• Advocate for pan-Canadian licensing so professionals can practice in different provinces.
  • Focus on integrating principles of Just Recovery for All, which prioritizes people’s health, wellbeing, and equity.

Shifts in Vaccination Focus: International and Children

June 4, 2021

Even as mass vaccination sites are winding down, members of the Global Mass Vaccination Site Collaborative see new challenges looming. One is how to engage colleagues globally who are considering mass vaccination sites as part of their vaccination strategy, and another is the issue of vaccinations for children under 12 years old.

“We know that the risk of infection for this age group is low, but we are still not sure about long-term immunity and whether children can be vectors for COVID-19 infection,” noted Eric Goralnick, MD, MS, Associate Faculty, Ariadne Labs and Principal Investigator of the collaborative, during the June 4 meeting.

Jonathan Ballard, MD, MPH, MPhil, FACPM, of the New Hampshire Department of Health and Human Services, shared his concerns about the ability and willingness of private providers nationally to offer vaccinations in their practices given the constraints with storage and handling, documentation, and multi-dose vials. He expressed uncertainty about whether pharmacies will administer vaccines to children as young as two years of age when vaccines are traditionally administered in pediatric offices for this population. His main worry is if there will be enough vaccine providers for younger children, and there may be a need to restart publicly administered vaccinations again in the fall such as children-friendly vaccine sites.

Other discussion points centered on possibly using schools as vaccination sites, the difficulty of getting consent forms filled out — either online or on paper — and what may happen with booster shots.

Amy Young, MD, of the Dell Medical School at the University of Texas at Austin commented that there have been some post-vaccine positive cases, mostly with the Alpha variant, which was first identified in the United Kingdom. The consensus of the group was that much is yet to be learned about variants. “That’s the big, black box,” Dr. Goralnick said.

Also discussed was vaccination efforts in India and Brazil and how to incorporate vaccination into primary health care.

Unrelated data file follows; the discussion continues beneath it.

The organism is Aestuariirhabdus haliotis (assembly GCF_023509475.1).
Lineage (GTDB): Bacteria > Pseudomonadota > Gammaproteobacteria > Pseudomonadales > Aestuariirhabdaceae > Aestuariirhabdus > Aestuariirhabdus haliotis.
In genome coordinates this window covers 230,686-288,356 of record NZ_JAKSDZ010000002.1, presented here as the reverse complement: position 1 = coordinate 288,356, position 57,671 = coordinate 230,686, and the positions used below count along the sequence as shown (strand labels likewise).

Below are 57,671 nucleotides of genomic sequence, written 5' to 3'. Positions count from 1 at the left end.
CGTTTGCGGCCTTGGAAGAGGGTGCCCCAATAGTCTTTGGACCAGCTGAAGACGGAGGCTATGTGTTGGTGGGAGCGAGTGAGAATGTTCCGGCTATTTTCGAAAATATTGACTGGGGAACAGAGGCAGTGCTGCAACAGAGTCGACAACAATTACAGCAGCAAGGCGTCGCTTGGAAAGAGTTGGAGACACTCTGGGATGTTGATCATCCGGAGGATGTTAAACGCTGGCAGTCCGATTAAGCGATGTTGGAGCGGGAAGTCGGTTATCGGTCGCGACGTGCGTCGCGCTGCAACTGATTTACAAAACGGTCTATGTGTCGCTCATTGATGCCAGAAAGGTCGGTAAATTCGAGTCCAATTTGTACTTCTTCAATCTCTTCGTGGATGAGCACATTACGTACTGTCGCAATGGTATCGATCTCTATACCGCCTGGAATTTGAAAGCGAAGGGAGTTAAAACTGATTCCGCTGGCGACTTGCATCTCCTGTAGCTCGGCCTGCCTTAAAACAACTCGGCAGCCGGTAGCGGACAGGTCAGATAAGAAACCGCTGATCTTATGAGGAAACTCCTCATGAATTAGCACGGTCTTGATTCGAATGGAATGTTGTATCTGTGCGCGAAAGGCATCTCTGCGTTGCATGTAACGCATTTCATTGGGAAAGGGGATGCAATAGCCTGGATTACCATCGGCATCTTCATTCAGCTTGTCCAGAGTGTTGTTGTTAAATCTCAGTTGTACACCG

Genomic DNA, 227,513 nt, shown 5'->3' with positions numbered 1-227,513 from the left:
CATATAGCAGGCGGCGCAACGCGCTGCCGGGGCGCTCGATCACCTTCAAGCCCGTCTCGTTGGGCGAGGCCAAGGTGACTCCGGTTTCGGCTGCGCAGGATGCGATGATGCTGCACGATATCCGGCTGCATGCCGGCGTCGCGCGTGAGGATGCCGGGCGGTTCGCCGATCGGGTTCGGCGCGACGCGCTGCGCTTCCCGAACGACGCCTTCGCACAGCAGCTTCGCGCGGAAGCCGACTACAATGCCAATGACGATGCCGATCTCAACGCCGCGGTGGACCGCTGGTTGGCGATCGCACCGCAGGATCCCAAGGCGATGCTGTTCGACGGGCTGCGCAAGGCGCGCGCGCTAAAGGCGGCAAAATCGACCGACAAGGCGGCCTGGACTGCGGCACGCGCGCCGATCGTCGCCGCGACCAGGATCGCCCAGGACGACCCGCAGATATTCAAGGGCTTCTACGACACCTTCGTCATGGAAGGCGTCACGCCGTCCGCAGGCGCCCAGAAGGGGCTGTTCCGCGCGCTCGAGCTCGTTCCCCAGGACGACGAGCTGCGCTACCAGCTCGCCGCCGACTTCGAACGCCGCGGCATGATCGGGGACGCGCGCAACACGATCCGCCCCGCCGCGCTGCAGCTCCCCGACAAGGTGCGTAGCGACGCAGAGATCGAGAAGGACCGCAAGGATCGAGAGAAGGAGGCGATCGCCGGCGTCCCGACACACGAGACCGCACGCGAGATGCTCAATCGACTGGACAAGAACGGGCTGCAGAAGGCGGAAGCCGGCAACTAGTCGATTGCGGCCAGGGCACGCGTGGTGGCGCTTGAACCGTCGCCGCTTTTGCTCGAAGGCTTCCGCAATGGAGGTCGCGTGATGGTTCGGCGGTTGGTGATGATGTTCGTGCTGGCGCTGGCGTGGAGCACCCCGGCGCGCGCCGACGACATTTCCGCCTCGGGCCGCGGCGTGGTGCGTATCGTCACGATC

Key Takeaways

  • Be cautious about shutting down mass vaccination sites if there is a chance they will need to be re-opened in the fall. Considering building plans on how to quickly and efficiently re-open sites if needed.
  • International efforts should consider how to relieve fatigued and stressed health-care workers as well as getting shots in arms.
  • Consent forms for getting children vaccinated will be a challenge. Plan ahead as much as possible.

Assessing Risk on a Plane — As You Fly It

May 21, 2021

The question was put to the Zoom audience of team members who run mass vaccination sites: Did you proactively do a risk assessment ahead of time to ensure safety and reliability?

Pause. Then Becky Fox, MSN, RN-BC, of Atrium Health, said, “No. We had six days to get ready, and one of those days was a holiday.”

Others nodded. Said Captain Dirk A. Warren, M.D., the Surgeon General of Joint Task Force Civil Support, “We were building the plane in flight.”

But this was exactly the point of Karen Fiumara, Executive Director of Patient Safety at Brigham and Women’s Hospital, who did a presentation on risk management for the collaborative on May 21. Health managers have to focus on both system reliability and human reliability, she said. Distraction, experience, and implicit bias are all part of that human performance. “We consider a system effective if the system manages a risk,” she said. However, “resiliency does not mean unbreakable.”

In a lively back-and-forth exchange, members of the group spoke honestly about the challenges of setting up a system “in flight” and the inevitable incidents that occurred along the way. These included unprepped syringes and unforeseen environmental problems, such as an elderly person who failed to negotiate an escalator.

“If you think you did have a perfect scenario, you probably don’t realize your errors,” said Eric Goralnick, MD, MS, Associate Faculty, Ariadne Labs and Principal Investigator of the collaborative.